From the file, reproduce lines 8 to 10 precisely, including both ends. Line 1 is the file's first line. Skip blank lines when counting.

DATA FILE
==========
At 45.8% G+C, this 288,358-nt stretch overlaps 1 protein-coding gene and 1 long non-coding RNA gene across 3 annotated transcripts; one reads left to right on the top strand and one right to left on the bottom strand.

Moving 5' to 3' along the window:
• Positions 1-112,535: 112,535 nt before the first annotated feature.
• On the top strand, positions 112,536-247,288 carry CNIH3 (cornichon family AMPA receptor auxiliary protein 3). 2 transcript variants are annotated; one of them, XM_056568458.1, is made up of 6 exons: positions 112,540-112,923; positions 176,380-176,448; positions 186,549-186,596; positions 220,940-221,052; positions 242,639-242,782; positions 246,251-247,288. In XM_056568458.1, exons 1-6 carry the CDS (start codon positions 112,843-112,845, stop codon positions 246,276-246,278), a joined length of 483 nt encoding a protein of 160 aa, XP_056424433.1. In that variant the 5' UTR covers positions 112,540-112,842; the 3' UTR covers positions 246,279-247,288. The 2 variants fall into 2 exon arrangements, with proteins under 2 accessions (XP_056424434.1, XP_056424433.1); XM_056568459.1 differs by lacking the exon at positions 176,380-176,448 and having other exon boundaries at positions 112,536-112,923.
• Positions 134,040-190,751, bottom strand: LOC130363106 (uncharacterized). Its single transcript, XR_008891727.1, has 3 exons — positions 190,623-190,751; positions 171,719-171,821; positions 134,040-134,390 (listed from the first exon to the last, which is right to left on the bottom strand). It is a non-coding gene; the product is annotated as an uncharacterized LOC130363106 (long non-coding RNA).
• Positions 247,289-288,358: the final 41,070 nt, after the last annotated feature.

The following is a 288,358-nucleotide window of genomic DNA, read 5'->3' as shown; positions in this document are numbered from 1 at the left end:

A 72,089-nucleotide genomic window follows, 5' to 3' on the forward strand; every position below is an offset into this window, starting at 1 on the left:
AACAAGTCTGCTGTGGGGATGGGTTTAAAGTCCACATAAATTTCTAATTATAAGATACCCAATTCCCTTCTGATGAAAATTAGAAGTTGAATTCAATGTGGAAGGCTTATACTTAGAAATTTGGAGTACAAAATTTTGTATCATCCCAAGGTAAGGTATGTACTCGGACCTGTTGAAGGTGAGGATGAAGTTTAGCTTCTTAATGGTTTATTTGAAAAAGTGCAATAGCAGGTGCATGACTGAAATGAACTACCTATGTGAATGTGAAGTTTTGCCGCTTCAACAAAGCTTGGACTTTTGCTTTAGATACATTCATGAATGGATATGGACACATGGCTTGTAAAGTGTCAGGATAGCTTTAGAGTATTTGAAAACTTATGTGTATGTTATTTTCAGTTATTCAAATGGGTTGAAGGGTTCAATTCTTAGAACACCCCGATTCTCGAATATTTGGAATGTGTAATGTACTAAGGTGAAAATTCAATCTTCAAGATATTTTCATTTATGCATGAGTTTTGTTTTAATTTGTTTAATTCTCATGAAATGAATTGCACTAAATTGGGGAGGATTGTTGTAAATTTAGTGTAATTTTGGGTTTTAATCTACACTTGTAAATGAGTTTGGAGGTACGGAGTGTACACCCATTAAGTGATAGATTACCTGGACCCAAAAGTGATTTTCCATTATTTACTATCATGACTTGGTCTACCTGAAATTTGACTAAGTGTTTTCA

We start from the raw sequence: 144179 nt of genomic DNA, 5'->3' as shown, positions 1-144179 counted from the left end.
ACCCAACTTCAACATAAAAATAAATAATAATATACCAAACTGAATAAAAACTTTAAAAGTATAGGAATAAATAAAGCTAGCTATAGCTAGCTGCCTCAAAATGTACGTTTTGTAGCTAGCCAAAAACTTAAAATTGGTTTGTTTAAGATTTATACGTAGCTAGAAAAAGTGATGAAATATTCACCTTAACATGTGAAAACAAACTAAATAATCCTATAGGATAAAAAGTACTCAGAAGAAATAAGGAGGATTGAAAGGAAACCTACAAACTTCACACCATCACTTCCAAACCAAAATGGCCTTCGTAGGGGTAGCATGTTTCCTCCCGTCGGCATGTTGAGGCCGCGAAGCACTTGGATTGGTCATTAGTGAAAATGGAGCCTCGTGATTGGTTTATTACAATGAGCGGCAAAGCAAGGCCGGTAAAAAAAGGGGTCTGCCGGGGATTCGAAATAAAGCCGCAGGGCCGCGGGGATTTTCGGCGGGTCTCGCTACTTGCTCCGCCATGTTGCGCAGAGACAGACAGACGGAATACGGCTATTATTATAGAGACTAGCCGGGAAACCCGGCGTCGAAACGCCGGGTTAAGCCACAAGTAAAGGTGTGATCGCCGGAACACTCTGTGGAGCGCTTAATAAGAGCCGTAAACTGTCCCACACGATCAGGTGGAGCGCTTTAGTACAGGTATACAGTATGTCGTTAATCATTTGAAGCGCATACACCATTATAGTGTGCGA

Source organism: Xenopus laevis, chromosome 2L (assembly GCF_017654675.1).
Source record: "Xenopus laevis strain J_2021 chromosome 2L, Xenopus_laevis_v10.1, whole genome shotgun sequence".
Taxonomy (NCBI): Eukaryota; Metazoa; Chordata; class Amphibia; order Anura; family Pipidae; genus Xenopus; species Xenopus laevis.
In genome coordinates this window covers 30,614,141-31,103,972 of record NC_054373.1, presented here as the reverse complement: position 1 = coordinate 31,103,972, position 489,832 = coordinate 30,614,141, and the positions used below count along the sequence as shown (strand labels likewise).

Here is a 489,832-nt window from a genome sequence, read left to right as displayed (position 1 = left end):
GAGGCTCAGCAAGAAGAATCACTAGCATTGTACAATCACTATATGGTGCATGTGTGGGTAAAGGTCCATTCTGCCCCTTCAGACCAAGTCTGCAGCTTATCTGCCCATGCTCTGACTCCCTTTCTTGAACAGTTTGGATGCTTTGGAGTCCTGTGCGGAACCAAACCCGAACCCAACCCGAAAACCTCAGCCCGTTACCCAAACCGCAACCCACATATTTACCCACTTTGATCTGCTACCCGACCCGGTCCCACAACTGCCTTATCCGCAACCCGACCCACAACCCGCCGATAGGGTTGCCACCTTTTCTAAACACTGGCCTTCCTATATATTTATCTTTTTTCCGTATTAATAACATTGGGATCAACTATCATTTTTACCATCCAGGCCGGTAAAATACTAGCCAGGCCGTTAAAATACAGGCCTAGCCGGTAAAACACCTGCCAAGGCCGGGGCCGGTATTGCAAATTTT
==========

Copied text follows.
A 72,089-nucleotide genomic window follows, 5' to 3' on the forward strand; every position below is an offset into this window, starting at 1 on the left:
AACAAGTCTGCTGTGGGGATGGGTTTAAAGTCCACATAAATTTCTAATTATAAGATACCCAATTCCCTTCTGATGAAAATTAGAAGTTGAATTCAATGTGGAAGGCTTATACTTAGAAATTTGGAGTACAAAATTTTGTATCATCCCAAGGTAAGGTATGTACTCGGACCTGTTGAAGGTGAGGATGAAGTTTAGCTTCTTAATGGTTTATTTGAAAAAGTGCAATAGCAGGTGCATGACTGAAATGAACTACCTATGTGAATGTGAAGTTTTGCCGCTTCAACAAAGCTTGGACTTTTGCTTTAGATACATTCATGAATGGATATGGACACATGGCTTGTAAAGTGTCAGGATAGCTTTAGAGTATTTGAAAACTTATGTGTATGTTATTTTCAGTTATTCAAATGGGTTGAAGGGTTCAATTCTTAGAACACCCCGATTCTCGAATATTTGGAATGTGTAATGTACTAAGGTGAAAATTCAATCTTCAAGATATTTTCATTTATGCATGAGTTTTGTTTTAATTTGTTTAATTCTCATGAAATGAATTGCACTAAATTGGGGAGGATTGTTGTAAATTTAGTGTAATTTTGGGTTTTAATCTACACTTGTAAATGAGTTTGGAGGTACGGAGTGTACACCCATTAAGTGATAGATTACCTGGACCCAAAAGTGATTTTCCATTATTTACTATCATGACTTGGTCTACCTGAAATTTGACTAAGTGTTTTCA

We start from the raw sequence: 144179 nt of genomic DNA, 5'->3' as shown, positions 1-144179 counted from the left end.